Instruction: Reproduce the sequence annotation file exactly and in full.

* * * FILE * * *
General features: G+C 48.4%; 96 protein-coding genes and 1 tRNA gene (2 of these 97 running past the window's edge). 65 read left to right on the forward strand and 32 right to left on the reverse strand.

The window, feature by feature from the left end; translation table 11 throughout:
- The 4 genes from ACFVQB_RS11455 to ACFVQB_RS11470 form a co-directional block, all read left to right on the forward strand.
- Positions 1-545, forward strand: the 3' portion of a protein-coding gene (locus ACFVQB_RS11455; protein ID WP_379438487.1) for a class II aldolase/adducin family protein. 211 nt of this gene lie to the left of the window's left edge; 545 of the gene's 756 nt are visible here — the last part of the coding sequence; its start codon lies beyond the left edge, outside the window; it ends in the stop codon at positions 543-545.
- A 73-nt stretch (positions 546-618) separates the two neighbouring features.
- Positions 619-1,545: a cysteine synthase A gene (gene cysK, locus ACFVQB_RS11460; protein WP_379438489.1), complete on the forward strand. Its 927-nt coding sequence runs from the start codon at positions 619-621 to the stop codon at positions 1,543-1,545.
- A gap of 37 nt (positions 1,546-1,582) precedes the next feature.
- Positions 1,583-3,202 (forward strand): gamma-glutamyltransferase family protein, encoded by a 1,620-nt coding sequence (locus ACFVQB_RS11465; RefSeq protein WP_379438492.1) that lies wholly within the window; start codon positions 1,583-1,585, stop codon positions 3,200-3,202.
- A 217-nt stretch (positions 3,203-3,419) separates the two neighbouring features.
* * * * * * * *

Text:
General features: G+C 48.4%; 96 protein-coding genes and 1 tRNA gene (2 of these 97 running past the window's edge). 65 read left to right on the forward strand and 32 right to left on the reverse strand.

The window, feature by feature from the left end; translation table 11 throughout:
- The 4 genes from ACFVQB_RS11455 to ACFVQB_RS11470 form a co-directional block, all read left to right on the forward strand.
- Positions 1-545, forward strand: the 3' portion of a protein-coding gene (locus ACFVQB_RS11455; protein ID WP_379438487.1) for a class II aldolase/adducin family protein. 211 nt of this gene lie to the left of the window's left edge; 545 of the gene's 756 nt are visible here — the last part of the coding sequence; its start codon lies beyond the left edge, outside the window; it ends in the stop codon at positions 543-545.
- A 73-nt stretch (positions 546-618) separates the two neighbouring features.
- Positions 619-1,545: a cysteine synthase A gene (gene cysK, locus ACFVQB_RS11460; protein WP_379438489.1), complete on the forward strand. Its 927-nt coding sequence runs from the start codon at positions 619-621 to the stop codon at positions 1,543-1,545.
- A gap of 37 nt (positions 1,546-1,582) precedes the next feature.
- Positions 1,583-3,202 (forward strand): gamma-glutamyltransferase family protein, encoded by a 1,620-nt coding sequence (locus ACFVQB_RS11465; RefSeq protein WP_379438492.1) that lies wholly within the window; start codon positions 1,583-1,585, stop codon positions 3,200-3,202.
- A 217-nt stretch (positions 3,203-3,419) separates the two neighbouring features.